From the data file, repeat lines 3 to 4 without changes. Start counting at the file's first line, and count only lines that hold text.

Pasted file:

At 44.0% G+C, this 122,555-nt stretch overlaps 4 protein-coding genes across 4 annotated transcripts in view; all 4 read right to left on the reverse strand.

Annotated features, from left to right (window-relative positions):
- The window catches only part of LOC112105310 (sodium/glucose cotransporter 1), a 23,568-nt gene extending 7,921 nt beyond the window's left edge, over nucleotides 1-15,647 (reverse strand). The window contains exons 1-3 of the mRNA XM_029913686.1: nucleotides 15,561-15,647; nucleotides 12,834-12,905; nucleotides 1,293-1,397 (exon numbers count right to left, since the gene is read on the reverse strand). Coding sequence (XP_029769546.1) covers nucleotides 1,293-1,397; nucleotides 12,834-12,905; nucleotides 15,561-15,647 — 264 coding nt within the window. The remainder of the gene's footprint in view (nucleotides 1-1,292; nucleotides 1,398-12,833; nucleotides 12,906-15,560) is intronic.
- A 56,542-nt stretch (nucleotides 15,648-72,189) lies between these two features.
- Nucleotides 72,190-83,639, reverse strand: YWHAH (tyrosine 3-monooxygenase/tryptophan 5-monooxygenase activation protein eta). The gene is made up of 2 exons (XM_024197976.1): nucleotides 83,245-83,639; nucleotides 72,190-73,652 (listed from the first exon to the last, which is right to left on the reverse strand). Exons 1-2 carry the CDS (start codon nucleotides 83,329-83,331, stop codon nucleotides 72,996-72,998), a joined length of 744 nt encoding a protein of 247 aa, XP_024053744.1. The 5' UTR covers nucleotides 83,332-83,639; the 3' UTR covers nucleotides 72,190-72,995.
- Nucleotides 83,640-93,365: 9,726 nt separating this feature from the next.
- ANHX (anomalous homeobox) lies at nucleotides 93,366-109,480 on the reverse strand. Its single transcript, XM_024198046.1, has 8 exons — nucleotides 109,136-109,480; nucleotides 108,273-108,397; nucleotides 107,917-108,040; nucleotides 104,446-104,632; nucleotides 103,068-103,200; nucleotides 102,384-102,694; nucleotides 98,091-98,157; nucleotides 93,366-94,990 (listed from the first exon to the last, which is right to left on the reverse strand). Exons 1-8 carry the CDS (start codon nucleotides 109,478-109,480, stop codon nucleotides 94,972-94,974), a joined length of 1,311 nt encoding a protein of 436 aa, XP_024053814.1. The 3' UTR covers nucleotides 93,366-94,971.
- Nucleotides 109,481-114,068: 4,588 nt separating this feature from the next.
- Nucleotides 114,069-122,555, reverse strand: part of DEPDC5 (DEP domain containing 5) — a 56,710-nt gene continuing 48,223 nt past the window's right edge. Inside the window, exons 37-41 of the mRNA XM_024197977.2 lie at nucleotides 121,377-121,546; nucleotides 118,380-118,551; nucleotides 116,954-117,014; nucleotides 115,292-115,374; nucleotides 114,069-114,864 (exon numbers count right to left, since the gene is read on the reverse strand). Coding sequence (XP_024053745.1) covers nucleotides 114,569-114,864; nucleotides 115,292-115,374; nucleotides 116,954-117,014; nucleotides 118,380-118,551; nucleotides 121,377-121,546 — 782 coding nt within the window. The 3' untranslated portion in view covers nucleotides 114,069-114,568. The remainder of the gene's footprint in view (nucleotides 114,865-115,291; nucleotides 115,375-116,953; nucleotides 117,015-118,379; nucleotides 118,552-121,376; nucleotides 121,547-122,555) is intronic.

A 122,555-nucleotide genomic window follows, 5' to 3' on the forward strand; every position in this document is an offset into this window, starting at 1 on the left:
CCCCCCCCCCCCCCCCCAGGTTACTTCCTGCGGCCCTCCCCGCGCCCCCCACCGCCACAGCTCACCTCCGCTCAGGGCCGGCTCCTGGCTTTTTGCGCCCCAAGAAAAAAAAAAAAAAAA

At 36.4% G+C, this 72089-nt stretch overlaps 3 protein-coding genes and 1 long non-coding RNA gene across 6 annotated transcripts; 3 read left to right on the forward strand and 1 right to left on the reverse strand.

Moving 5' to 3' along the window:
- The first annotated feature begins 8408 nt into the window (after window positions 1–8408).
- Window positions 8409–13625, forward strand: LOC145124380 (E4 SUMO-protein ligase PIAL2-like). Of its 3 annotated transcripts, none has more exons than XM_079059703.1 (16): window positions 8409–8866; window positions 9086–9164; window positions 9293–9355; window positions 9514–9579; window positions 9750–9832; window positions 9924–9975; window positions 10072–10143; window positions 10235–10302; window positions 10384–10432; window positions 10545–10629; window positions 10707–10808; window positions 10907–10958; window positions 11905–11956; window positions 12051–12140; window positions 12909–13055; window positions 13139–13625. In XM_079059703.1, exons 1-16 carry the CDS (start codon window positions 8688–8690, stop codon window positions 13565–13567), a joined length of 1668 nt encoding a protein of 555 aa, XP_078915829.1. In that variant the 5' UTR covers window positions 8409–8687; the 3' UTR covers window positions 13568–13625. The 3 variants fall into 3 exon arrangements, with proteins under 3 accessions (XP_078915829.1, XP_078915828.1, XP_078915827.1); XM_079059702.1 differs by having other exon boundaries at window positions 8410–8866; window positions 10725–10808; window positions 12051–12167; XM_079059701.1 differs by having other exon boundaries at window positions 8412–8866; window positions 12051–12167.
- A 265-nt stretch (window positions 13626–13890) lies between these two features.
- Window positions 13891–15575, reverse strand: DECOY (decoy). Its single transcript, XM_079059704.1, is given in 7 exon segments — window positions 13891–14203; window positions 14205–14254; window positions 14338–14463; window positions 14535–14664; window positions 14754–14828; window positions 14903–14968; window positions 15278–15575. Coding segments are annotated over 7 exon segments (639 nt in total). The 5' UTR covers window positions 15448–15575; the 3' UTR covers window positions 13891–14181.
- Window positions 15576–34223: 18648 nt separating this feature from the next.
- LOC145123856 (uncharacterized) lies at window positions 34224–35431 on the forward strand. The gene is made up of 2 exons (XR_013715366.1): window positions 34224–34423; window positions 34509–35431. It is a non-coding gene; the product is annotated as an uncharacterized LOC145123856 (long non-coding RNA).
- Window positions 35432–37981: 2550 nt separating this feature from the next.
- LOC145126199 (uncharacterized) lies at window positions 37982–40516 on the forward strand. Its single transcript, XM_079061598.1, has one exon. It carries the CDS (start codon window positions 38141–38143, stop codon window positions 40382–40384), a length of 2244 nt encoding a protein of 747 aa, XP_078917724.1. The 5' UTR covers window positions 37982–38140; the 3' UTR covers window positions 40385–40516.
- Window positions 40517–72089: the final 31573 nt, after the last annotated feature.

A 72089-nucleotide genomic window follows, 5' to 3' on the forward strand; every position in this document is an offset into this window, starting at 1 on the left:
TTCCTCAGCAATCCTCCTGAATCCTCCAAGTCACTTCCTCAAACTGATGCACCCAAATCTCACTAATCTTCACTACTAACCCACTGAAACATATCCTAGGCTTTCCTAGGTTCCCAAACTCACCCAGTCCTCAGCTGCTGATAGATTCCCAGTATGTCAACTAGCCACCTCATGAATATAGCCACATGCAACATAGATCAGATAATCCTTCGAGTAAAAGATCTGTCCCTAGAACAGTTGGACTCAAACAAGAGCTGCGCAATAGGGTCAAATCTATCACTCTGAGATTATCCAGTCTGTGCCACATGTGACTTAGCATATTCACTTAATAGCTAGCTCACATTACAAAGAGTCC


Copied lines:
- The window catches only part of LOC112105310 (sodium/glucose cotransporter 1), a 23,568-nt gene extending 7,921 nt beyond the window's left edge, over nucleotides 1-15,647 (reverse strand). The window contains exons 1-3 of the mRNA XM_029913686.1: nucleotides 15,561-15,647; nucleotides 12,834-12,905; nucleotides 1,293-1,397 (exon numbers count right to left, since the gene is read on the reverse strand). Coding sequence (XP_029769546.1) covers nucleotides 1,293-1,397; nucleotides 12,834-12,905; nucleotides 15,561-15,647 — 264 coding nt within the window. The remainder of the gene's footprint in view (nucleotides 1-1,292; nucleotides 1,398-12,833; nucleotides 12,906-15,560) is intronic.
- A 56,542-nt stretch (nucleotides 15,648-72,189) lies between these two features.